The majority of charge transport in an organic semiconductor occurs at the organic semiconductor/ insulator interface, within the first few mono layers of the organic film. The morphology of the organic semiconductor at this interface affects the electrical performance of an organic thin film transistor


Christopher Pyawasit

Christopher Pyawasit

Home Institution: College of Menominee Nation
Major/Minor: Mathematics
MRSEC Mentor: Jim Kakalios

Minimizing the Staebler-Wronski Effect in Amorphous Silicon Film

In the search for alternate energy sources, we continue to try to improve some of our known resources. One of these valuable and highly potential resources is the well known solar power. During this era of international research toward the affects of global warming within our atmosphere, there has been found a reversible photoelectric effect that decreases both photoconductivity and dark conductivity within solar cells. Amorphous Silicon produced by glow discharge Silane is used to fabricate thin solar cells with improved efficencies. This material has proven it has high optical absorbtion within the visible light spectrum and our ability to control its conductivity with dopants. These techniques offer a hopeful cost effective, more efficient solution to our valuable natural resources.


Kayla Reibel

Kayla Reibel

Home Institution: Trine University
Major/Minor: Chemical Engineering
MRSEC Mentor: Michael Tsapatsis / R. Lee Penn

Effect of Diameter on Band Pattern Formation of Silica Nanoparticles

Films of silica nanoparticles have many applications in diverse fields such as molecular separations and electronics. In the process of producing coatings of silica nanoparticles by convective assembly, an interesting phenomenon occurs where the silica nanoparticles form a periodic band pattern instead of covering the glass substrate. The band pattern will be studied to see the effect of particle diameter on the spacing between the bands. Silica nanoparticles of different sizes will be grown and coated onto a glass substrate. The spacing of the bands will be observed with the scanning electron microscope. After producing and analyzing the particles and coatings, the spacing of the bands will be able to be predicted based on particle size.


Emmanuella Rony

Emmanuella Rony

Home Institution: Florida A&M
Major/Minor: Biochemistry and Biology
MRSEC Mentor: Chun Wang

Targeting Antigen Presenting Cells for Vaccine Delivery

Dendritic cells (DCs) are a special type of antigen-presenting cells that are capable of ingesting foreign materials (antigens), thereby stimulating antibody production and cellular immunity. DCs are found in the skin, inner lining of the nose, lungs, stomach, intestines, spleen and lymph nodes. DCs can also be found in the blood in an immature state. The goal of this research is to develop polymer particles as carriers for delivering DNA vaccine specifically to DCs, while avoiding other non-DC cells. To accomplish this long-term goal, it is important to understand how different cell types take up polymer particles with different sizes. In this summer project, we investigated how DCs and other types of cells such as macrophages, fibroblasts, and epithelial cells take up particles 0.1 µm and 1µm in diameter in vitro and quantified and compared the dependence of particle uptake on cell type and particle size. This preliminary work will provide important insight for developing better vaccine delivery systems.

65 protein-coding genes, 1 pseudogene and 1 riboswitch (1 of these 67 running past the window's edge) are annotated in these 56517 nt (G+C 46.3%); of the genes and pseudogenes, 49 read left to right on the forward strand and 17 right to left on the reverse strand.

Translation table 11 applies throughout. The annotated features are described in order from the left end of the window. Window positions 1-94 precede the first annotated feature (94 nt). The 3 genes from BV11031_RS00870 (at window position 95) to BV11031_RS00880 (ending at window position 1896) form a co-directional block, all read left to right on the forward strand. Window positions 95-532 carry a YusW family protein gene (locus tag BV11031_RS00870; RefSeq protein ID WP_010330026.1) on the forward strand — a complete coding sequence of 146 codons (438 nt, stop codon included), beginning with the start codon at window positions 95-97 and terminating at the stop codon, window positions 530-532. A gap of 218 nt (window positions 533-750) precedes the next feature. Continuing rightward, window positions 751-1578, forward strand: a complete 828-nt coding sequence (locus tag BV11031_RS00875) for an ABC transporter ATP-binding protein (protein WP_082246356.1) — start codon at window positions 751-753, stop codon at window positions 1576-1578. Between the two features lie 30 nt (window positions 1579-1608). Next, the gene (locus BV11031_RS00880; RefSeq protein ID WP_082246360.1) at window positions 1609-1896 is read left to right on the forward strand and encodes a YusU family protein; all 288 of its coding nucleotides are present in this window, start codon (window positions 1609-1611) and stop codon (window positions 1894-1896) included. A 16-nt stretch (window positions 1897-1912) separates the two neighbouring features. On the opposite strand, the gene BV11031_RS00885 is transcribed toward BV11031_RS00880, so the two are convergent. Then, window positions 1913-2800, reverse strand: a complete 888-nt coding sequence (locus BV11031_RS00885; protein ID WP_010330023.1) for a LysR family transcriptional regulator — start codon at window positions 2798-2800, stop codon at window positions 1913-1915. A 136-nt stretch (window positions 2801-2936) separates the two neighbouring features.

Leif Segen

Leif Segen

Home Institution: Rutgers
Major/Minor: Physics; Minors: Education, Mathematics
MRSEC Mentor: Xiaoyang Zhu

Quantitative FRAP Measurements of Lipid Bilayers

A fundamental issue in biophysics is the nature of lipid bilayers. They are what cell membranes are comprised of, and are therefore of importance in developing drug delivery systems. These bilayers serve also serve as a great model for boundary mechanics and cell membranes are important areas in modern research. This serves as model for boundary mechanics. Lipids chosen for their liquid and gel states are being studied with interfacial force microscopy. In parallel to this study is the development of a system for quantitative lipid bilayer diffusion experiments using fluorescence recovery after photobleaching (FRAP). Pedagogical research is also a driving force, in that a lab assignment for undergraduate students is being established.


Shalene Sankhagowit

Shalene Sankhagowit

Home Institution: University of Minnesota
Major/Minor: Chemical Engineering; Minor: Chemistry
MRSEC Mentor: Efie Kokkoli

Delivery and Controlled Release of Drugs into Cancer Cells using pH-Sensitive Liposomes

The usage of pH-sensitive liposomes provide as a method for controlling the release of encapsulated contents such as drugs to combat cancer cells. Under physiological conditions, a pH-sensitive liposome is stable, but it quickly deteriorates in more acidic environment during endocytosis. The capability of a liposome is enhanced via various methods: steric stability and lengthened bloodstream circulation time are facilitated by incorporating poly(ethylene glycol) to the liposome surface. Furthermore, attached are fibronectin-like peptide sequences seeking specifically an integrin over-expressed by colon cancer cells. Fluorescent marker contained inside the liposomes is the means for characterizing pH-sensitive liposome functions in CT26 colon cancer cells. Data from flow cytometry and confocal imaging demonstrates the efficacy of this method of targeting water-soluble drug delivery.



Faculty-Student Team Participants

2008


Jacob Becker and Tom Marsh

Jacob Becker and Tom Marsh

Home Institution: University of St. Thomas
MRSEC Mentor: Dan Frisbie